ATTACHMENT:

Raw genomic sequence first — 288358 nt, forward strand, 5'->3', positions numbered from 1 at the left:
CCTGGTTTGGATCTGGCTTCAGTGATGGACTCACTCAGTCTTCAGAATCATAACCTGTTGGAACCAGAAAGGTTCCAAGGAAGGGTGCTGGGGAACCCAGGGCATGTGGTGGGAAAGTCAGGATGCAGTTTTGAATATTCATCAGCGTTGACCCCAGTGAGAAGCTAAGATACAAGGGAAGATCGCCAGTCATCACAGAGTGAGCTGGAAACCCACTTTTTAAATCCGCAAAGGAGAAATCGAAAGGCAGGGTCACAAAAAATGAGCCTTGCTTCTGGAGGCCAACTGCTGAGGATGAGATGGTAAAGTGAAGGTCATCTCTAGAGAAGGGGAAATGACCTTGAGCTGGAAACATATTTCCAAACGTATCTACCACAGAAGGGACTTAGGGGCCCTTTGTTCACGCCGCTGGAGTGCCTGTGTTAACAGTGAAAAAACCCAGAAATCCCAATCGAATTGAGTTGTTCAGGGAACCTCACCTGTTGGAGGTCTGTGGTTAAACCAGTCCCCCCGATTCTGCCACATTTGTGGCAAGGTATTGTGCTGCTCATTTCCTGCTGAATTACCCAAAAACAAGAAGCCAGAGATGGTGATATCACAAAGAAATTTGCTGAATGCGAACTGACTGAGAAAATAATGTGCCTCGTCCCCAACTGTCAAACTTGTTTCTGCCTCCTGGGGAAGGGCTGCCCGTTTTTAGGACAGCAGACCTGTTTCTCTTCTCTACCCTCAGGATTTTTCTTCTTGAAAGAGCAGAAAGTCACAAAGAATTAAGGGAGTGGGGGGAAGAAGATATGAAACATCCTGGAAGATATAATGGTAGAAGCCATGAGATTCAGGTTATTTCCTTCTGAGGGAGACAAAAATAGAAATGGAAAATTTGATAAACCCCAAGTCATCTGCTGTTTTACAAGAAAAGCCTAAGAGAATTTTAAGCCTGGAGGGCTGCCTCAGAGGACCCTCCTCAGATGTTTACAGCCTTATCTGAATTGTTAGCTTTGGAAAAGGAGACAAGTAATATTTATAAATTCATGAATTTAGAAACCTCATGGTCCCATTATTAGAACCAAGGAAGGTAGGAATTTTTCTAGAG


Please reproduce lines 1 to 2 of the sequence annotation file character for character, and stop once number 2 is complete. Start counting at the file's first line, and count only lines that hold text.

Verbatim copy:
Raw genomic sequence first — 288358 nt, forward strand, 5'->3', positions numbered from 1 at the left:
CCTGGTTTGGATCTGGCTTCAGTGATGGACTCACTCAGTCTTCAGAATCATAACCTGTTGGAACCAGAAAGGTTCCAAGGAAGGGTGCTGGGGAACCCAGGGCATGTGGTGGGAAAGTCAGGATGCAGTTTTGAATATTCATCAGCGTTGACCCCAGTGAGAAGCTAAGATACAAGGGAAGATCGCCAGTCATCACAGAGTGAGCTGGAAACCCACTTTTTAAATCCGCAAAGGAGAAATCGAAAGGCAGGGTCACAAAAAATGAGCCTTGCTTCTGGAGGCCAACTGCTGAGGATGAGATGGTAAAGTGAAGGTCATCTCTAGAGAAGGGGAAATGACCTTGAGCTGGAAACATATTTCCAAACGTATCTACCACAGAAGGGACTTAGGGGCCCTTTGTTCACGCCGCTGGAGTGCCTGTGTTAACAGTGAAAAAACCCAGAAATCCCAATCGAATTGAGTTGTTCAGGGAACCTCACCTGTTGGAGGTCTGTGGTTAAACCAGTCCCCCCGATTCTGCCACATTTGTGGCAAGGTATTGTGCTGCTCATTTCCTGCTGAATTACCCAAAAACAAGAAGCCAGAGATGGTGATATCACAAAGAAATTTGCTGAATGCGAACTGACTGAGAAAATAATGTGCCTCGTCCCCAACTGTCAAACTTGTTTCTGCCTCCTGGGGAAGGGCTGCCCGTTTTTAGGACAGCAGACCTGTTTCTCTTCTCTACCCTCAGGATTTTTCTTCTTGAAAGAGCAGAAAGTCACAAAGAATTAAGGGAGTGGGGGGAAGAAGATATGAAACATCCTGGAAGATATAATGGTAGAAGCCATGAGATTCAGGTTATTTCCTTCTGAGGGAGACAAAAATAGAAATGGAAAATTTGATAAACCCCAAGTCATCTGCTGTTTTACAAGAAAAGCCTAAGAGAATTTTAAGCCTGGAGGGCTGCCTCAGAGGACCCTCCTCAGATGTTTACAGCCTTATCTGAATTGTTAGCTTTGGAAAAGGAGACAAGTAATATTTATAAATTCATGAATTTAGAAACCTCATGGTCCCATTATTAGAACCAAGGAAGGTAGGAATTTTTCTAGAG